Detroit-born DJ and producer Claude Young has announced his retirement from DJing.
"Yesterday was the day I knew would eventually come,” he explained on his private Instagram account over the weekend. “The day I became bored and annoyed with the whole thing. It's time to regenerate.”
“It's been a blast but I'm done with the DJ thing for good. That means don't ask me about shows, or remixes or anything. It's officially OVER. And I feel really good about it. Thanks for riding with me all these years," he added.
Read this next: UK techno veteran Kirk Degiorgio announces retirement from DJing
Speaking to Mixmag, Young explained that he's decided to "move on" from that part of his life, stating: "I just don't have the passion to be involved anymore on that level. It's a joyous occasion. I had a good run and this has already opened a few doors for me."
"Myself and my production partner Takasi Nakajima were just commissioned to score the music for an exhibition in Japan for 2025," he said. "And I'm still going to be writing music. But I've lost the love for the whole "scene" part of it."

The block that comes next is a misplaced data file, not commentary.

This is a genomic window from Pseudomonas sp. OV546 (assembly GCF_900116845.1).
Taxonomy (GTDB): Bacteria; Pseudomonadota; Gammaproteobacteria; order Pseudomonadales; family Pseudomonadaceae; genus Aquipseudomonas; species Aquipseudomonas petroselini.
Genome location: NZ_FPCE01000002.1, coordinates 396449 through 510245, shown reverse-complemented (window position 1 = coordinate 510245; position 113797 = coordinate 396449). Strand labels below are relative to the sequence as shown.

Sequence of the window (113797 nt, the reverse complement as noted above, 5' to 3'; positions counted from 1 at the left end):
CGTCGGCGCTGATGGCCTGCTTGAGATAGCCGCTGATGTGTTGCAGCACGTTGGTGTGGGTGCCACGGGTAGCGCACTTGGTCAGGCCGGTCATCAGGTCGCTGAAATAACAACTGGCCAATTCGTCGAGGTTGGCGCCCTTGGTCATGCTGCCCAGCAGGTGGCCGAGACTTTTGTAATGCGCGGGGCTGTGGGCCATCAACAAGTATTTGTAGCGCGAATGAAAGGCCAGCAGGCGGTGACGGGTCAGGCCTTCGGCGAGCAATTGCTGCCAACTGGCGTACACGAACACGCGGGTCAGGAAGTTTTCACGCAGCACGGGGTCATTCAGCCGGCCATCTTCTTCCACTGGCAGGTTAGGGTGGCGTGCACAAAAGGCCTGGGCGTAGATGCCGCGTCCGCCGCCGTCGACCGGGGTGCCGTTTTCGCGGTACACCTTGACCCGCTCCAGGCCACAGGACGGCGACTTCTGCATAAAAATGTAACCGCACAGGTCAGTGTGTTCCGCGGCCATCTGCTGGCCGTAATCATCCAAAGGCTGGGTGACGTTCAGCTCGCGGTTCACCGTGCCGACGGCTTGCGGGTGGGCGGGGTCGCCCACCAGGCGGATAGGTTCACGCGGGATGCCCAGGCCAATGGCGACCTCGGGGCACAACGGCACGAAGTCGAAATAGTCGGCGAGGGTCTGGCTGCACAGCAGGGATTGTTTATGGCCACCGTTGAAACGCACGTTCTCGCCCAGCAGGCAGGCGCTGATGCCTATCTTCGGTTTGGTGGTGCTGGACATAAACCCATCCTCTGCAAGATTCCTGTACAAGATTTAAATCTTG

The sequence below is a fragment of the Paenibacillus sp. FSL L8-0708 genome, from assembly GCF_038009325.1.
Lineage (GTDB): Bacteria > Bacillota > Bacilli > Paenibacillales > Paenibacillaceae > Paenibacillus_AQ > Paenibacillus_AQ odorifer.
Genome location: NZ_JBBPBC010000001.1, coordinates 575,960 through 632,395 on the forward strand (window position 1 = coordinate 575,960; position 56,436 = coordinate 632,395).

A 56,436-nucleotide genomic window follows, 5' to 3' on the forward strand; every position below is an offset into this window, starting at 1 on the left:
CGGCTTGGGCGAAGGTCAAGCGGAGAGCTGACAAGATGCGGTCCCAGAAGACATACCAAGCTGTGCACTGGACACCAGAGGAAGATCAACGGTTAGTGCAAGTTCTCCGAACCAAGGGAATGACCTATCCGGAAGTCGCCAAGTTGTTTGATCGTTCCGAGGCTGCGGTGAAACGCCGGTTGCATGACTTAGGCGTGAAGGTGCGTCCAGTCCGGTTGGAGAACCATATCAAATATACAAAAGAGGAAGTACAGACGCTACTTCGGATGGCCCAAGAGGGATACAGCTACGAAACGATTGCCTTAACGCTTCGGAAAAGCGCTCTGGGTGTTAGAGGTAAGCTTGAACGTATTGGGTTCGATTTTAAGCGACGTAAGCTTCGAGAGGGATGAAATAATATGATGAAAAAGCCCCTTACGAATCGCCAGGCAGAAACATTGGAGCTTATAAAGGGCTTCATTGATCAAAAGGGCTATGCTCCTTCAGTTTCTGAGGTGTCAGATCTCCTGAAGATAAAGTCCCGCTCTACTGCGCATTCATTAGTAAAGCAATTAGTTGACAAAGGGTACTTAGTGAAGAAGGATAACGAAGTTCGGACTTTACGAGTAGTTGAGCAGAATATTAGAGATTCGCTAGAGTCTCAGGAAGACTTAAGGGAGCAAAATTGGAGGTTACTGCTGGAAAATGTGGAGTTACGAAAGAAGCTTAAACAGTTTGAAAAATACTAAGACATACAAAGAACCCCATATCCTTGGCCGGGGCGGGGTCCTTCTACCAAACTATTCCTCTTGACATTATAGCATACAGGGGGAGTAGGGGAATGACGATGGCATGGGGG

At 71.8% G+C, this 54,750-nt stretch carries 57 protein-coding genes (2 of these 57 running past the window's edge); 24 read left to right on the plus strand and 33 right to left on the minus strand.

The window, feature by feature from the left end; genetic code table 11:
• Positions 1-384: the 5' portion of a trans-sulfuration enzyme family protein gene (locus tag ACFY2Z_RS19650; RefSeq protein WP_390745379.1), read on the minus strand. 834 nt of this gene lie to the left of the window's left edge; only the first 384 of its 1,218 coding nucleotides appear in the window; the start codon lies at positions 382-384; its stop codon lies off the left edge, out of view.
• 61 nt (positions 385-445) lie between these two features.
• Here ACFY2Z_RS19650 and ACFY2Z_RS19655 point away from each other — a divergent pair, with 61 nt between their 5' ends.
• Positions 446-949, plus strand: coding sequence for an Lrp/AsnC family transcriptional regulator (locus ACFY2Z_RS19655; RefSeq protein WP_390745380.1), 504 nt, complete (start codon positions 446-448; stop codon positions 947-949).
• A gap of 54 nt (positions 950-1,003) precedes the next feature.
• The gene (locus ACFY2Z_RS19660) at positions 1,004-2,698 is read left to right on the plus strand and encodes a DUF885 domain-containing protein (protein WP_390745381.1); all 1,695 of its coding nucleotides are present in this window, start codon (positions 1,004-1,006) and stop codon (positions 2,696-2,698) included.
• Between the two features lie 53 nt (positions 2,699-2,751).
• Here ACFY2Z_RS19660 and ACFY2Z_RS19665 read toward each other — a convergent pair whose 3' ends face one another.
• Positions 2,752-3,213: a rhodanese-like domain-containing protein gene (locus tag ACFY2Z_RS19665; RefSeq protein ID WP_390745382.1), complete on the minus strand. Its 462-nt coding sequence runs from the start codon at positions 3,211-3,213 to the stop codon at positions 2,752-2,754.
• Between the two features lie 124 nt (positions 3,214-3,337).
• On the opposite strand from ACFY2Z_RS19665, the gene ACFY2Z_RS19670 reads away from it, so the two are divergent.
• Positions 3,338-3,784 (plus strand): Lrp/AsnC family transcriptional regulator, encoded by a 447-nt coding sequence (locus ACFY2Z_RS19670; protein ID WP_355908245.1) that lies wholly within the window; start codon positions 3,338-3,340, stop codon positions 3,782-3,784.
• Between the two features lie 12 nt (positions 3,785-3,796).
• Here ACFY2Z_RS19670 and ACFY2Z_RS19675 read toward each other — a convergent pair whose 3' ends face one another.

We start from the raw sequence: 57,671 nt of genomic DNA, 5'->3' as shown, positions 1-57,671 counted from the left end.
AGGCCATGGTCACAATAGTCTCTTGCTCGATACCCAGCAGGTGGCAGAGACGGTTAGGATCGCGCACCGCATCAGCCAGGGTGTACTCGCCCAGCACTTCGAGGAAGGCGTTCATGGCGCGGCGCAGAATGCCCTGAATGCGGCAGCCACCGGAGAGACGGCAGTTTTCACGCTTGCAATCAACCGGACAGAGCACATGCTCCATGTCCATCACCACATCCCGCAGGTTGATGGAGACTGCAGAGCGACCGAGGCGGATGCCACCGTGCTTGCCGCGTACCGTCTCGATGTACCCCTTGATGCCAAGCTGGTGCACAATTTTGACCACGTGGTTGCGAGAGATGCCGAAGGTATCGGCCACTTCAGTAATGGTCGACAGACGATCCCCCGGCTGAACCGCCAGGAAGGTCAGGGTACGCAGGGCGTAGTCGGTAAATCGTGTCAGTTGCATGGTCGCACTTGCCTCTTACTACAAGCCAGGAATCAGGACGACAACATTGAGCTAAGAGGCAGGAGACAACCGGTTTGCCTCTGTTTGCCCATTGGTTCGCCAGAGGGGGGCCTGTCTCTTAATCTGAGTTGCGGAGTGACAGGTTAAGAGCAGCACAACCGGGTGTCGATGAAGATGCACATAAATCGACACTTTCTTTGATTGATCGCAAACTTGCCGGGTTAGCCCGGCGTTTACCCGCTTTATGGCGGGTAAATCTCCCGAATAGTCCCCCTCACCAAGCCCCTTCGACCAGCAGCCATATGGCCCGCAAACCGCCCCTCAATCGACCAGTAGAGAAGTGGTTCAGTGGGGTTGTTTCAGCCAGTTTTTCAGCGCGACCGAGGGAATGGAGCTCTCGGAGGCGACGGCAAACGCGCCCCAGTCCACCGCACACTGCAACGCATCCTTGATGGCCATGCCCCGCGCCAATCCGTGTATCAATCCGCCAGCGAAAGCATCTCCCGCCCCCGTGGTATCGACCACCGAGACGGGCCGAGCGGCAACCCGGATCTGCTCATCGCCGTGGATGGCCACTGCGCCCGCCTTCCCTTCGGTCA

"I'm not bitter at all about any of this. And it's been amazing having friends like Jeff Mills and Surgeon among others reaching out to me with words of support. There is nothing better than the respect of your peers."
Young has been an active member of Detroit’s effervescent music scene for more than three decades with productions dating back to the early '90s, and releases on the likes of DJAX-Up-Beats, Emissions Audio Output Recordings, and Acacia.
Shortly after moving across the pond in 1995, Claude Young curated the third instalment of DJ-Kicks’ iconic and long-running mix series.
Read this next: 48 of the best 90s techno mixes you can listen to online
The DJ and producer also launched his own record label in the ‘90s, Utensil, with a handful of self-releases, and others from the likes of Terrence Dixon, Population One, and Walt J. The imprint honed in on Detroit’s techno circuit through the ‘90s.
Over the years, Young has also become known under several other aliases, including Brother From Another Planet, De-Yang Crew, DJ 2120, and Dub Street Posse.
Claude Young told Mixmag that he will now be running a private mail order company from his home on the side, after being left over 13,000 records following the passing of his father - who was also a DJ.
Friends and fans of Claude Young have shared their support of the recent news on social media. “A stunning DJ, but another victim of the likes + social numbers over actual talent of the current scene,” said radio producer Mike Darkfloor on Twitter.
Gemma Ross is Mixmag's Assistant Editor, follow her on Twitter